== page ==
Vetiver oil Health Benefits, Uses, Quality & Best Products Compared

Author: Dr. Michael Tyler
Date: 01.10.2020
Reading time: 6:19 min

Vetiver oil is obtained from the roots of a tropical sweet grass, is calming for the mind and soothing for the skin.

Name Vetiver
Lat. Name Vetiveria zizanioides, Chrysopogon zizanioides
Origin South East Asia
Price per 10ml 19,90

Psychological impact

Essential vetiver oil has a sweet earthy aroma and is reminiscent of musk or forest. Its grounding effect is almost felt in the soul. It helps to centre the wandering mind, and improves concentration. Overall, it reorientates, is calming, and soothing. Vetiver oil stabilises the psyche, and provides new strength to relax and regenerate the mind. It can help to overcome mental exhaustion, depression or trauma. Anxiety and sleep disorders can also be alleviated with the oil.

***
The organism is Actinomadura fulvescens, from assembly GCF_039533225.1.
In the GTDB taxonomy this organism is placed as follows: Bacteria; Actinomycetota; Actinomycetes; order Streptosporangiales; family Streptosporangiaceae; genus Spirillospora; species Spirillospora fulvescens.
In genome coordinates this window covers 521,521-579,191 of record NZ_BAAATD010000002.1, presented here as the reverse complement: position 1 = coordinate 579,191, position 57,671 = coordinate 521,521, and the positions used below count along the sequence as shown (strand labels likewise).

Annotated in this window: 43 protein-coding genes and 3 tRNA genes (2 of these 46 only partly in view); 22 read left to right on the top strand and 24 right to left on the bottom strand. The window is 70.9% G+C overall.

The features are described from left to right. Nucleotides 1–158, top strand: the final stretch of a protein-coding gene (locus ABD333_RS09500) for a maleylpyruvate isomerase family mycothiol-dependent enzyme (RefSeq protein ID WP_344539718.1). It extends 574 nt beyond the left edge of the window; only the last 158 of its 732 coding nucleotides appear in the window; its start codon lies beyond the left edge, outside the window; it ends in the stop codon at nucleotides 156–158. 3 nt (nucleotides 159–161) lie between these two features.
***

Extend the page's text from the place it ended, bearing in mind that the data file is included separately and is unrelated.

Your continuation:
Physical effect

The ingredients of the essential vetiver oil regenerate the skin. It is excellent for treatment of pigment spots - so-called age spots - as well as stretch marks. Overall, vetiver oil is said to have anti-ageing properties. Skin damaged by acne can also be stimulated to regenerate with the help of the essential oil.  

Internally, vetiver oil strengthens the immune system and can help protect the body from infections.



Fragrance oil

  In the fragrance lamp, vetiver oil can be combined with harmonious fragrances. Bergamot, verbena, geranium, jasmine, cardamom, orange, rose, sandalwood, tolu, tonka, tuberose, ylang-ylang, cinnamon or lemon are all suitable. Vetiver oil’s calming and liberating effects are particularly suitable for emotional unrest. Because it is gentle, it is also suitable for hyperexciteable children who have difficulty concentrating. In these cases, the grounding effect of the essential oil is beneficial and promotes peace and concentration.